Two journalists from RFE/RL's Ukrainian Service will address a parliamentary hearing on journalists’ safety in Kyiv on November 6.
Mykhaylo Tkach and Volodymyr Prytula were named among the speakers by the parliamentary committee on freedom of expression.
Tkach is a reporter for the investigative journalism group Skhemy (Schemes), a joint project run by RFE/RL’s Ukrainian Service and UA:Pershy television.
He will speak about the right to engage in his profession without interference.
“I will talk about how journalists should be able to carry out their journalistic activities instead of always having to waste time on protecting their right to implement this activity,” Tkach told RFE/RL.
Prytula, who heads RFE/RL’s Krym.Realii television, said his prepared remarks are devoted to the project’s work and problems it has faced during the five years since Russia occupied Ukraine’s Crimean Peninsula.
“More than 60 journalists and bloggers who have worked with the Krym.Realii project have been pressured or harassed by Russian intelligence agencies,” Prytula said.
“Our columnist Mykola Semen was given 2 1/2 years of probation, and Crimean blogger Nariman Memedeminov, who has transmitted information to the Krym.Realii website, has been sentenced to 2 1/2 years in prison on terrorism charges.”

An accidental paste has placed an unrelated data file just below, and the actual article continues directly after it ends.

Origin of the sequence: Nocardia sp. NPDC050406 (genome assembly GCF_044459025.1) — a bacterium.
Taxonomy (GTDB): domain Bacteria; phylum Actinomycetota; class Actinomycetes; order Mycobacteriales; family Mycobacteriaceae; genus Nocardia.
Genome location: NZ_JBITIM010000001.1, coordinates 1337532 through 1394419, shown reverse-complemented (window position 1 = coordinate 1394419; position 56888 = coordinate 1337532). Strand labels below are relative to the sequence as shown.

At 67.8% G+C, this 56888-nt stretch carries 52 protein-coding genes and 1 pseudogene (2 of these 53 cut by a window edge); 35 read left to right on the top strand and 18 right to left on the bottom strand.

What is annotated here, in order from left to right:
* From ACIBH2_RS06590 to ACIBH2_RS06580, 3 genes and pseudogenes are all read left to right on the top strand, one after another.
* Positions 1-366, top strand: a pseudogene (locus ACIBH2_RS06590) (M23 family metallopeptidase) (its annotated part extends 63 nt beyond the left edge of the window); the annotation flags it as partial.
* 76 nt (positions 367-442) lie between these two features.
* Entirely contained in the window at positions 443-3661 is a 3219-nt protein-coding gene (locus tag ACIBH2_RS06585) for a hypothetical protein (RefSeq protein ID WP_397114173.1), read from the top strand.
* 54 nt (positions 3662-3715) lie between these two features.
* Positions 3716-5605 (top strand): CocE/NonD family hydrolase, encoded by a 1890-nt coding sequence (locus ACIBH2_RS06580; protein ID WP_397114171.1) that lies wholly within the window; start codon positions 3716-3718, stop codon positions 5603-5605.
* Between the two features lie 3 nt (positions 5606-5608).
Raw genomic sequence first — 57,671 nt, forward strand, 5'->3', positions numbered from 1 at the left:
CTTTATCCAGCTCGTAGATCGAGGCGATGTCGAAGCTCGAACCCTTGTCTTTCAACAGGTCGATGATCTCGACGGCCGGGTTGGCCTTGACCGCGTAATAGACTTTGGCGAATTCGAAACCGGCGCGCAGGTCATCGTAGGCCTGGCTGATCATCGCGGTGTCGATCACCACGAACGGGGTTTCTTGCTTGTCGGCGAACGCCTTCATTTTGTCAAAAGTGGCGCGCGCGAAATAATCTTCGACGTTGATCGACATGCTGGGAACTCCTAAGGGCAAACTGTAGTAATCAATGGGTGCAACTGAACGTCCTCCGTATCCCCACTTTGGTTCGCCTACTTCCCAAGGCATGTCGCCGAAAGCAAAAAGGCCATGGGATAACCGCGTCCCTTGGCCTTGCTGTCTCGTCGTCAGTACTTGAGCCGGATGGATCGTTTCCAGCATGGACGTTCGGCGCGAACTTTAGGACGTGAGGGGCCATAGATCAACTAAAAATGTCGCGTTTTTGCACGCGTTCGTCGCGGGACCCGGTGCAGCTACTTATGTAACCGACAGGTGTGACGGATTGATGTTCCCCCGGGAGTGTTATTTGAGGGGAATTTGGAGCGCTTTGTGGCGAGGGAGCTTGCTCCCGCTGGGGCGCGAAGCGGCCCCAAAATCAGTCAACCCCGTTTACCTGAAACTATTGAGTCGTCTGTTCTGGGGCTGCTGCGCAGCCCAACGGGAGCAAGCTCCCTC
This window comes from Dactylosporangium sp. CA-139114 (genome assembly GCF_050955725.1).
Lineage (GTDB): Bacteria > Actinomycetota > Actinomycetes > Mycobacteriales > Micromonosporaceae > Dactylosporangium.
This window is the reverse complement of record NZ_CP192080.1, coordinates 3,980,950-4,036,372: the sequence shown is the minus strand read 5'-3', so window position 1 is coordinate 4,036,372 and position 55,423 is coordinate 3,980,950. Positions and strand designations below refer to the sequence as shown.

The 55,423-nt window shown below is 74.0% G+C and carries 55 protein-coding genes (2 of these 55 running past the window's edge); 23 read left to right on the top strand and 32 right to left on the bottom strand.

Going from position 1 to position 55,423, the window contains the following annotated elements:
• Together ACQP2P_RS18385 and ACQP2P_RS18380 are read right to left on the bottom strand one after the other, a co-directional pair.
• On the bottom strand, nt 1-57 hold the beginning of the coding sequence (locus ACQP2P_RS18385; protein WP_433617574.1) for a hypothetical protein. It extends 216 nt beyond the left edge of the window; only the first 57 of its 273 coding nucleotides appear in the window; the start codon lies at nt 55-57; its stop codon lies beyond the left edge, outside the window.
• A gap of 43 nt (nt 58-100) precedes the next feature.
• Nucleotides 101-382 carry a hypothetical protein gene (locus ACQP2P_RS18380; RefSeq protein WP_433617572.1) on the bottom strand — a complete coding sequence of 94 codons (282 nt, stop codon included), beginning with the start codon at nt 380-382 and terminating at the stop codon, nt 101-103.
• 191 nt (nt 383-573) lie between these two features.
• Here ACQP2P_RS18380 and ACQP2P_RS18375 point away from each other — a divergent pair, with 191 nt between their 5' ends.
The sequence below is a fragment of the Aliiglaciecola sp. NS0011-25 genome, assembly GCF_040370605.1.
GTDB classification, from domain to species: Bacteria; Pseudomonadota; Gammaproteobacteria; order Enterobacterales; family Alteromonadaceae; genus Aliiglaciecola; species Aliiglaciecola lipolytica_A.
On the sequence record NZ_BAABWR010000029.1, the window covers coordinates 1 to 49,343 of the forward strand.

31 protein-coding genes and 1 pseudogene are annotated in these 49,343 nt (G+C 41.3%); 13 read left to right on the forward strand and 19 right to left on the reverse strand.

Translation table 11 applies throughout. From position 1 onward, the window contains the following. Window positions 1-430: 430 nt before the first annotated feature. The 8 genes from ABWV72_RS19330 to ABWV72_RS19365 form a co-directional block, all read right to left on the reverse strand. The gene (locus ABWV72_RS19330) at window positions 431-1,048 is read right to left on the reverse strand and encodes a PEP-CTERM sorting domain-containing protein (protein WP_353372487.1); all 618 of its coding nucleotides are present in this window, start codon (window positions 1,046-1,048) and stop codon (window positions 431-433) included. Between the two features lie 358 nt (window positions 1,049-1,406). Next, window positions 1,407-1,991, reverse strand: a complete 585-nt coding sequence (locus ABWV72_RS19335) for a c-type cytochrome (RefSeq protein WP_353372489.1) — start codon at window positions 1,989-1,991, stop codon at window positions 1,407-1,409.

Presiding over the hearings will be Olena Kondratyuk, deputy speaker of parliament.
Another speaker will be Ukrinform journalist Roman Sushchenko, who was imprisoned in Russia on what international, Ukrainian, and Russian human rights groups called trumped-up charges of espionage.
The hearings come as levels of impunity for crimes against journalists is on the rise worldwide.
In Ukraine, 16 journalists have been killed since 1995, according to the European Federation of Journalists.
On June 20, Vadym Komarov, a reporter in Ukraine's central Cherkassy region, died.
Komarov was severely beaten on May 4 by a group of unidentified men a day after he posted on Facebook that he was working on alleged corruption in sports schools. He later died from the wounds inflicted on him.
In August, the head of the presidential office, Andry Bohdan, filed a lawsuit for libel against two Schemes journalists and the project’s chief editor.
Investigators are also seeking access to Schemes’ internal documents and correspondence as part of an investigation into former President Petro Poroshenko that the project’s journalists say is “excessive” and unnecessary.
Andriy Portnov, the former deputy presidential administration head under former President Viktor Yanukovych, has between October 31 and November 5 disclosed private information about 16 editorial and staff members of Schemes, actions the group has called criminal.